44. Improve retention and recruitment for public safety agencies, including troopers, VPSOs, pilots, Airport Police and Fire Officers, and corrections officers. ONGOING: Interdepartmental meetings to improve retention and recruitment in all public safety departments; DOA is identifying best practices and a menu of options for agencies.
45. Improve aircraft availability to better respond to rural Alaska calls to DPS. Assign an aircraft to the Nome trooper post and update other aircraft. (DPS)

COMPLETED: The Legislature approved 1 pilot position of the 2 requested in the Governor’s FY19 budget.


IN PROGRESS: DPS has refurbished and upgraded an all-weather Caravan aircraft that will be dedicated to the region and will substantially decrease current dependence on expensive commercial air transport. A DMVA/DPS partnership provides hangar space for the aircraft; DPS continues to work toward hiring a pilot and moving the aircraft to Nome.
46. Leverage the FirstNet program to increase the connectivity in rural Alaska. (DPS) IN PROGRESS: AT&T awarded federal grant to expand cellular networks and improve connectivity in rural AK; DPS reviewed AT&T’s plan and identified priority areas; based on the plan, expect additional assets on the ground potentially in 2020.
47. Increase school fire inspections and training for rural fire departments. (DPS) IN PROGRESSPlanning for biennial inspections and trainings is underway. The Legislature also provided $200,000 to increase inspections.
48. Evaluate Washington State’s model for arrest diversion of low-level misdemeanors. (DPS) IN PROGRESS: Interagency team did site visits of other states’ ‘law assisted diversion’ programs; departments are currently evaluating the best model for Alaska communities.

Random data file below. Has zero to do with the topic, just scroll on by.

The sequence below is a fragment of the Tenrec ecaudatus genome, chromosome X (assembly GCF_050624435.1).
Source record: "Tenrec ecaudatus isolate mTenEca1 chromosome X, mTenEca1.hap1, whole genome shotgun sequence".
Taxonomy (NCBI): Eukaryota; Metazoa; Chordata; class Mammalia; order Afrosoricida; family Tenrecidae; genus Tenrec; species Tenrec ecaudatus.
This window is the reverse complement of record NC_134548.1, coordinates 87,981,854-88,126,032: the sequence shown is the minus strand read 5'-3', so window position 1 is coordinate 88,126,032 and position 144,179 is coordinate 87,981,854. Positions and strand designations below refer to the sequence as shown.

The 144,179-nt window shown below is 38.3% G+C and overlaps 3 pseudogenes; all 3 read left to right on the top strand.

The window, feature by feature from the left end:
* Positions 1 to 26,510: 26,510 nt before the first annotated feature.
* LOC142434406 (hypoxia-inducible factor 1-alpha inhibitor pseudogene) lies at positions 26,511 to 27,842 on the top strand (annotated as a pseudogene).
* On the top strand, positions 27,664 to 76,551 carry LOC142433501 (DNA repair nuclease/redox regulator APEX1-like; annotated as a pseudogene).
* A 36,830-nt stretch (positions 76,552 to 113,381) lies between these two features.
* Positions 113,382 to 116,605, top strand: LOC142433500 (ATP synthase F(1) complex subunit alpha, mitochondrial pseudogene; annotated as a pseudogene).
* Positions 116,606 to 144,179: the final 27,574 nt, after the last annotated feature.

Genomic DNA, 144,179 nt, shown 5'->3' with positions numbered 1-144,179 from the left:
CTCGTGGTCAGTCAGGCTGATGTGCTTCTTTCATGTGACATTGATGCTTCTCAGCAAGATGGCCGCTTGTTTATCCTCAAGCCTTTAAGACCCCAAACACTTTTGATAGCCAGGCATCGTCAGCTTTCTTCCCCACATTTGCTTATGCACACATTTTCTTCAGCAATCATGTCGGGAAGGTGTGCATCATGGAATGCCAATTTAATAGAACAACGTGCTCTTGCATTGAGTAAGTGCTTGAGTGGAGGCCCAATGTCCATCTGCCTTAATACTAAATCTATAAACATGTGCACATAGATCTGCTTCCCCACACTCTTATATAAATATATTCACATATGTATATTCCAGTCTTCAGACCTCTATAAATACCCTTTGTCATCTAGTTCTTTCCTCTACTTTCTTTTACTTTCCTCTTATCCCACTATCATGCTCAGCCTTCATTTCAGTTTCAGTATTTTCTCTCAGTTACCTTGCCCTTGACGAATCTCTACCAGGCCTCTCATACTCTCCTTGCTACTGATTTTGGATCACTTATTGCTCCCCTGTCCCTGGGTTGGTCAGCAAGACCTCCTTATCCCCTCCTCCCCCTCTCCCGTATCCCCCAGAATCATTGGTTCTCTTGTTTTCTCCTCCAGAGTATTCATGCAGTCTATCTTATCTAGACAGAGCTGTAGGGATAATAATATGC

49. Evaluate various legislative proposals that would further enable tribal courts to provide civil remedies for certain offenses. (LAW) IN PROGRESS: Under discussion with stakeholders, including the Governor’s Tribal Advisory Council.
50. Evaluate the ability to release prisoners back to home community instead of place of arrest to improve access to support network. COMPLETED: DOC confirmed flexibility to return prisoners to their home communities; the Returning Home program provides rental assistance to those leaving prison.
51. Explore alternatives for supervising parolees in rural communities, including annual training for VPSOs. (DPS)


a.       Interagency discussions of pilot programs for Alaska Tribes to supervise offenders. DOC has also expanded “telemed” programming to allow for expanded supervision and treatment in rural communities.

b.      Partnership between DOC and DMVA to develop mentorship program utilizing existing Alaska State Defense Force members in rural locations and assist with probation supervision for rural communities.
52. Explore other opportunities to deploy telecommunications resources to improve access to services, potentially including remote probation supervision, out-patient treatment, and parenting assistance in Child in Need of Aid cases.

IN PROGRESS: DHSS completed a review of the recommendations from the Medicaid Redesign Telehealth Stakeholder Workgroup and published responses to each recommendation.

Recommendations that fell under the purview of other departments were referred to those departments for review and consideration. An update on Telehealth will be included in the Annual Medicaid Reform Report to the Legislature on November 15, 2018.
53. Continue evaluating how to best allocate existing resources throughout the criminal justice system and where there may be a need for additional resources, including for the court system and associated stakeholders. ONGOING: Regular commissioner-level meetings on allocation of state resources.